E Powicke said...

Saw what I take to be a spiny soft shell turtle in Carp Inlet, Union Bay Natural Area. It was enormous. Climbed out onto a log with other turtles which it climbed on top of. I’d say about 20 to 24 inches diameter. Three or four times bigger than the other turtles. Bright yellow on it underside. This was yesterday, May 14th, 2020.

Steven said...

Found a fairly colorful one about 6" long in the foothills east of Duvall. The natives are just brown, so this must be an exotic (pet), right?

Unknown said...

I know this is probably not appropriate but however i am in search of some help. I have a female red eared slider and she has just outgrown her tank, i just dont have the time since i had a baby, nor do i have space for her anymore. If anyone knows of anyone who has a pond or a large setup and would like to have her please call me. I dont want her to go to a bad home or a wild pond, since she would not know how to survive. I dont know who to turn to and dont want her to be unhappy and alone anymore. Like i said i know this is probably not appropriate but i am just thinking about her wellbeing. Please only honest and turtle lovers only inquire. Please reply back to this post for my info if u have any suggestions.thank you.

Unknown said...

We have a big painted turtle living in the Lake by our house here in Packwood...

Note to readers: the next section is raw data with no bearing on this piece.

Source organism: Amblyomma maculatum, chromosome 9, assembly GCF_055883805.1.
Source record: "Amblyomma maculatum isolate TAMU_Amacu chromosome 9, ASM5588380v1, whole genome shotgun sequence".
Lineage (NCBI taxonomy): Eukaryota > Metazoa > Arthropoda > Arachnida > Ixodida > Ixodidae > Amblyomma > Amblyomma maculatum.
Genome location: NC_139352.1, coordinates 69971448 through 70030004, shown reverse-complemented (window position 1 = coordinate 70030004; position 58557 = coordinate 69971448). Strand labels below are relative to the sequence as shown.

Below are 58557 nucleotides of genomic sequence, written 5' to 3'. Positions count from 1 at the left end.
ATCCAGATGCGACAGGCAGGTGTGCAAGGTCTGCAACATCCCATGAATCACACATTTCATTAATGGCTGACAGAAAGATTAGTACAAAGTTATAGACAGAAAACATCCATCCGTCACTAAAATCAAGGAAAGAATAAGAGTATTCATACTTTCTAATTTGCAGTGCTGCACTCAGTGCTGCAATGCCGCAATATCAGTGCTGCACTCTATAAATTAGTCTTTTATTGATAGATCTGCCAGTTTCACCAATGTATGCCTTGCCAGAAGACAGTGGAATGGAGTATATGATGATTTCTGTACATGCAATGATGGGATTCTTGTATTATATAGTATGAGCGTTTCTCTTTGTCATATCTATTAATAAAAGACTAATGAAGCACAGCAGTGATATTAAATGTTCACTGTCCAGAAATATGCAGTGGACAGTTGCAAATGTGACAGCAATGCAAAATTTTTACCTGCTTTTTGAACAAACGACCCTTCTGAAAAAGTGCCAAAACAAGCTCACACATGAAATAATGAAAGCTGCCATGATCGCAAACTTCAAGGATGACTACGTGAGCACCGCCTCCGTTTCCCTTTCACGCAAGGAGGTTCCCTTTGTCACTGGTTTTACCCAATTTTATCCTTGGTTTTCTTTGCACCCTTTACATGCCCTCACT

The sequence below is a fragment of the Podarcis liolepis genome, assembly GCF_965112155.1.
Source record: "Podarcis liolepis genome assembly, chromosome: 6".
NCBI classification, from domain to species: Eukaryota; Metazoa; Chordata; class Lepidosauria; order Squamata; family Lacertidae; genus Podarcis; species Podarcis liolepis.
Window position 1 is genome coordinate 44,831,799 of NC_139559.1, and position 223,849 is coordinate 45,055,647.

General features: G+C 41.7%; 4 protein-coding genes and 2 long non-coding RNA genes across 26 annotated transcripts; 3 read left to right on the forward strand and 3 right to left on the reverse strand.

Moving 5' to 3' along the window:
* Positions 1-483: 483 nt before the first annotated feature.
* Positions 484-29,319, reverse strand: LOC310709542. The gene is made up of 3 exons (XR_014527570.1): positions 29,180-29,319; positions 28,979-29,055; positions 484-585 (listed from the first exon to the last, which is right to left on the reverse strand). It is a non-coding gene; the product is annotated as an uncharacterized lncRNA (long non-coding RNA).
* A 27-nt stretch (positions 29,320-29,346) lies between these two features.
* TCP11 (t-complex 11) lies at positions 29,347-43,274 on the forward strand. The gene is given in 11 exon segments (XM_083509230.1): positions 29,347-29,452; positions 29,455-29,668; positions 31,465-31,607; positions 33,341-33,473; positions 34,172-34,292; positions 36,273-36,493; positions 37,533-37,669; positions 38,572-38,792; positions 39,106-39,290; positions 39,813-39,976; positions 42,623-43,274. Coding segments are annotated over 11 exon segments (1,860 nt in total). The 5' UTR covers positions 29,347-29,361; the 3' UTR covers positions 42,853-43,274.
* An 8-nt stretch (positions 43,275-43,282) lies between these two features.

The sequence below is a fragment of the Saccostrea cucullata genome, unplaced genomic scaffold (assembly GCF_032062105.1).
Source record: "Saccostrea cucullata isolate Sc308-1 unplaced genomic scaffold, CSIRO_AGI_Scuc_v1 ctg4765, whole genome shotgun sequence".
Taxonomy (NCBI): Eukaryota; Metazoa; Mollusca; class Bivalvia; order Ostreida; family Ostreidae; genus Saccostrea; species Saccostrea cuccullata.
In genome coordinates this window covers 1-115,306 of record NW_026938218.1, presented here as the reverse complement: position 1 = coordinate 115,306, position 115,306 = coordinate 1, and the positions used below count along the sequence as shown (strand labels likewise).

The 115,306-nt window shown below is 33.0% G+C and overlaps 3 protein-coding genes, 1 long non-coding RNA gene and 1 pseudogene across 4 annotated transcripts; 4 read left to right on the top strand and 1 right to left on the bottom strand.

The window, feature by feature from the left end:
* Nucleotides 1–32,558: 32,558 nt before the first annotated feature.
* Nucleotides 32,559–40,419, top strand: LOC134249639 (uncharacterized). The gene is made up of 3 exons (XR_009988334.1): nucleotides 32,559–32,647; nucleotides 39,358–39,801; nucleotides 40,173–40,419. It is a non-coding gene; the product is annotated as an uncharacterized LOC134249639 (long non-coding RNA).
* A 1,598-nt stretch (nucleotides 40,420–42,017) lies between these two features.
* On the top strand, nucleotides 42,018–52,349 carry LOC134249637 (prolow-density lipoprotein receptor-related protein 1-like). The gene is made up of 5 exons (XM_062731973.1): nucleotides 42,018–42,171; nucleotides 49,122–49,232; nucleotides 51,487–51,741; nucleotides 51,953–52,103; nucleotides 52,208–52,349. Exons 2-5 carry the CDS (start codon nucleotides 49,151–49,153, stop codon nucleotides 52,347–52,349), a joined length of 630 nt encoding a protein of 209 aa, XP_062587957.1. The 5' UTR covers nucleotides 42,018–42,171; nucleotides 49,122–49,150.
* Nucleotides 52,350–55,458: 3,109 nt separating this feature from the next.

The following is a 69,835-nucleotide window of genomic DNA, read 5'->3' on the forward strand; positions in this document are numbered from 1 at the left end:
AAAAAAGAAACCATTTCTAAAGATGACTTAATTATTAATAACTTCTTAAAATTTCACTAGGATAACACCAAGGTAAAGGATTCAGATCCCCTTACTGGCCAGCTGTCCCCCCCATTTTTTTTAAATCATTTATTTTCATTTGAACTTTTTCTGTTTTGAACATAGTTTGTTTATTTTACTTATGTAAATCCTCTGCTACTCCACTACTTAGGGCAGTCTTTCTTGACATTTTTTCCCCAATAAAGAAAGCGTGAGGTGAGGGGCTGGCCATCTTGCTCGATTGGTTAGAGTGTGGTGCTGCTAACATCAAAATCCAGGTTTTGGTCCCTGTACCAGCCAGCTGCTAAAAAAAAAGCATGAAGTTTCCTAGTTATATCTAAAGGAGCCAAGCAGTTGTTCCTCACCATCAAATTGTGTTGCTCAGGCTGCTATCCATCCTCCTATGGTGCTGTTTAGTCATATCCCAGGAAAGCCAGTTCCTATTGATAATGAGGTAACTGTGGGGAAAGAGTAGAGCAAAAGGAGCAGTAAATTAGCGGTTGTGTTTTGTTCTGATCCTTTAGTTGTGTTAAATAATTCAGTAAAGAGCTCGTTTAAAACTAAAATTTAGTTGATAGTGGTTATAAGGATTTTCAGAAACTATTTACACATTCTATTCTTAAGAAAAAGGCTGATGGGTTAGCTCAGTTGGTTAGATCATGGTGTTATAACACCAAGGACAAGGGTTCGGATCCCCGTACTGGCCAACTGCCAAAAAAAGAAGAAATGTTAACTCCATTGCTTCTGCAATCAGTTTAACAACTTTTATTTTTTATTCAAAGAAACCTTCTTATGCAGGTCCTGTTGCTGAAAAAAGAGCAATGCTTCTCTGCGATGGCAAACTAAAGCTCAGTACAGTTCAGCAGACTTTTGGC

Unknown said...

Did you have any luck rehoming your turtle baby?

Anonymous said...

Can you tell me if people are suppose to redirect turtles away from playfields or roads? There was a large turtle...12 inch or so shell crawling across the soccer field away from water...last year I met another turtle going towards Lake Washington Blvd...both times when I turned them around, they seemed to have their own ideas about where they wanted to go and just turned back again....do you know of a website where one can learn about the turtles in Lake Washington? I love them and know nothing about them? Thank you!

Unknown said...

I am actually going to buy a red eared turtle but if you're trying to re home one I would be very intrested just because of it being larger and I have a beautiful pond area it would love if you'd like to reply to me my number is 5034000528 in my name is Tanya